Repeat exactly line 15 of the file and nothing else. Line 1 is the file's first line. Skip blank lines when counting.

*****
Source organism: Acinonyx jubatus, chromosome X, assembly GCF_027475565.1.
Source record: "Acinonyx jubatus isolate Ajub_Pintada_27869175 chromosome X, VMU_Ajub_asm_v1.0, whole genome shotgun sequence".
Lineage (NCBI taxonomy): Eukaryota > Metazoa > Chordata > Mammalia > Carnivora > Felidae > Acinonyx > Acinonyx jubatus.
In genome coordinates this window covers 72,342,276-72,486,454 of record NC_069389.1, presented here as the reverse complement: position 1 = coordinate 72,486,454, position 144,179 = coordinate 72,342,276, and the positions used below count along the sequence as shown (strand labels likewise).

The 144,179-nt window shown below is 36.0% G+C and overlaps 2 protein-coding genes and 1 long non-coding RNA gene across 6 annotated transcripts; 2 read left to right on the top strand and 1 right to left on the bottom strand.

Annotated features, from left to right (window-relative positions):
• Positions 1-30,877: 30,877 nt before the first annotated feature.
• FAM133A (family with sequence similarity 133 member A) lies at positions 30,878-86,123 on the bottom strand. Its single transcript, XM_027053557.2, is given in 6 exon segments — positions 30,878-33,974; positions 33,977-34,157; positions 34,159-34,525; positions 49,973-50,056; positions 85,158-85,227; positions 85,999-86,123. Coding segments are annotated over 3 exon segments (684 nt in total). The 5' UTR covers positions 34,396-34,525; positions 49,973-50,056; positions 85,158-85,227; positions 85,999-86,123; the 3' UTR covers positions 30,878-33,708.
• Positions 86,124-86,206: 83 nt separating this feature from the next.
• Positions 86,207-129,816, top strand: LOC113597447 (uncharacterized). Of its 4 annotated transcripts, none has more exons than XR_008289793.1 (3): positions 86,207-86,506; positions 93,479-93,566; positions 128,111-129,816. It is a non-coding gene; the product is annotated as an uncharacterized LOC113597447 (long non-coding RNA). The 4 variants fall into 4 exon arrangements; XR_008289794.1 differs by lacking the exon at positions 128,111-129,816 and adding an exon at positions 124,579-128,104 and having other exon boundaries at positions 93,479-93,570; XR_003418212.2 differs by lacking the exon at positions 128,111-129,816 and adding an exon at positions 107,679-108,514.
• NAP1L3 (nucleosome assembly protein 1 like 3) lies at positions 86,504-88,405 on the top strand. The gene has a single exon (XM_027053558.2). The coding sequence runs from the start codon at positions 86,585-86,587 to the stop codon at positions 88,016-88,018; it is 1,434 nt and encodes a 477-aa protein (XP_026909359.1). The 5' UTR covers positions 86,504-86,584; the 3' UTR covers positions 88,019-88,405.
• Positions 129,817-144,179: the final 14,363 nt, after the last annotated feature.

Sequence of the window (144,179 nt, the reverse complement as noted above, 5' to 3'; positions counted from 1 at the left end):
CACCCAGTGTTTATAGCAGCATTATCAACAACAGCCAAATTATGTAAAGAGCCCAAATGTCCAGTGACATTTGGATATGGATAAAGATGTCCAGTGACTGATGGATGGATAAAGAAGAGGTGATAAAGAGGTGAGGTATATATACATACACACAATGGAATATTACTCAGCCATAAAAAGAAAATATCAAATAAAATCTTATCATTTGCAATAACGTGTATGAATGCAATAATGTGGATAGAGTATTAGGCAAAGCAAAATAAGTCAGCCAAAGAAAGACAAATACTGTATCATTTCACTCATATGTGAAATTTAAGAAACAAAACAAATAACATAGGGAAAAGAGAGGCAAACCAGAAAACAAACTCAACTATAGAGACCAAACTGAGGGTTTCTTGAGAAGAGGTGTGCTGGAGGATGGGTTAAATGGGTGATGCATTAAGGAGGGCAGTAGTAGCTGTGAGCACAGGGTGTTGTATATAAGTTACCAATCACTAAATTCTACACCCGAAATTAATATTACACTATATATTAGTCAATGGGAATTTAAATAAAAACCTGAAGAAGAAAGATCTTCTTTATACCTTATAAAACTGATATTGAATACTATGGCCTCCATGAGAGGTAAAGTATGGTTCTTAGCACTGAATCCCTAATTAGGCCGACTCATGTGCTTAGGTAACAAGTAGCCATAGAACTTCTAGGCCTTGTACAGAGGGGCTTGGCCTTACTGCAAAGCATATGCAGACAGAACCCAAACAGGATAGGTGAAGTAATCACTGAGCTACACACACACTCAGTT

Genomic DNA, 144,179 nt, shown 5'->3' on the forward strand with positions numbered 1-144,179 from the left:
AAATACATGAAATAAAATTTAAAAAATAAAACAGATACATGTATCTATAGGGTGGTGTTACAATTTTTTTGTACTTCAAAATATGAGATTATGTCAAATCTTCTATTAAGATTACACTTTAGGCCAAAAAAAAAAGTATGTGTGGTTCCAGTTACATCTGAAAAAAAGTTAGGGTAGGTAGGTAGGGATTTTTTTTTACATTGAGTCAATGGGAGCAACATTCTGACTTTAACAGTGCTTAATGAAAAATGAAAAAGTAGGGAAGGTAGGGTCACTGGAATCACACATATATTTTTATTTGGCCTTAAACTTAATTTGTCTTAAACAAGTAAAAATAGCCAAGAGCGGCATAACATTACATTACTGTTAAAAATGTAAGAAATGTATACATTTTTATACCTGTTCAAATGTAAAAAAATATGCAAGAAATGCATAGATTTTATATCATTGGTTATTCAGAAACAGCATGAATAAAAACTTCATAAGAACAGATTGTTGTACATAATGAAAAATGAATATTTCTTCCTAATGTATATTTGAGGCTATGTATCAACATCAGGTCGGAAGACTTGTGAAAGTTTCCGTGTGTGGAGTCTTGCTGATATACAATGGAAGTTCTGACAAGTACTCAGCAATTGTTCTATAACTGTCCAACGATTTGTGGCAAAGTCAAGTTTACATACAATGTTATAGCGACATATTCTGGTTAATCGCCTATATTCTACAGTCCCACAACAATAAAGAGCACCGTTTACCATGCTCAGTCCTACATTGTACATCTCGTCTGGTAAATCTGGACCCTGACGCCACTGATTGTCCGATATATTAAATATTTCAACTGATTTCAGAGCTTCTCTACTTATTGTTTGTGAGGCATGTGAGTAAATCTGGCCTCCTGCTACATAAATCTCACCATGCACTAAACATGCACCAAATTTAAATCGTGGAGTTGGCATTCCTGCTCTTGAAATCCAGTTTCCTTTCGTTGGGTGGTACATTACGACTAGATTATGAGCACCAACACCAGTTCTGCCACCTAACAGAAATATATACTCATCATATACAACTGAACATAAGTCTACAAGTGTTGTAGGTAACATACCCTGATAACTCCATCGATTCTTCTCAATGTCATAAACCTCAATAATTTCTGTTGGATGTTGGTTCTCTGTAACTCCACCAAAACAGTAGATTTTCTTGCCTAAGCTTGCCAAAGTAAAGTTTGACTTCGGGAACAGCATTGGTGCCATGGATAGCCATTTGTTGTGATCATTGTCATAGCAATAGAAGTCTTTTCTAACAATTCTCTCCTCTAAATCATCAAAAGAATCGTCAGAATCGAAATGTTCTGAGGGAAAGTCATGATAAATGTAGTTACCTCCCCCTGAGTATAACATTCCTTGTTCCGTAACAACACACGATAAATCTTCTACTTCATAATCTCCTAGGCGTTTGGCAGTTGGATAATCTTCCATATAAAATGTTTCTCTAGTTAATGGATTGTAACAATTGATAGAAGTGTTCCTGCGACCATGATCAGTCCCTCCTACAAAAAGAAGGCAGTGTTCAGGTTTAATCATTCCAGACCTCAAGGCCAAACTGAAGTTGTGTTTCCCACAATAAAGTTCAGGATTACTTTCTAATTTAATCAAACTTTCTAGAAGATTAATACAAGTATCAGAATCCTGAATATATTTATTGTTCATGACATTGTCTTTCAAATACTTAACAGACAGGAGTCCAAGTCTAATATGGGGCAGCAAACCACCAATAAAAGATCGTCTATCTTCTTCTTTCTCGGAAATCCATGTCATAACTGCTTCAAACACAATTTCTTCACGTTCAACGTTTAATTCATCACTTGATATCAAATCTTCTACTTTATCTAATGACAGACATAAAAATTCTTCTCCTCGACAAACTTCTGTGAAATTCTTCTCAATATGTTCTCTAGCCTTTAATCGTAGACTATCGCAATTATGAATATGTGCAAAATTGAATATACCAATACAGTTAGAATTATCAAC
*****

Genomic DNA, 144,179 nt, shown 5'->3' on the forward strand with positions numbered 1-144,179 from the left: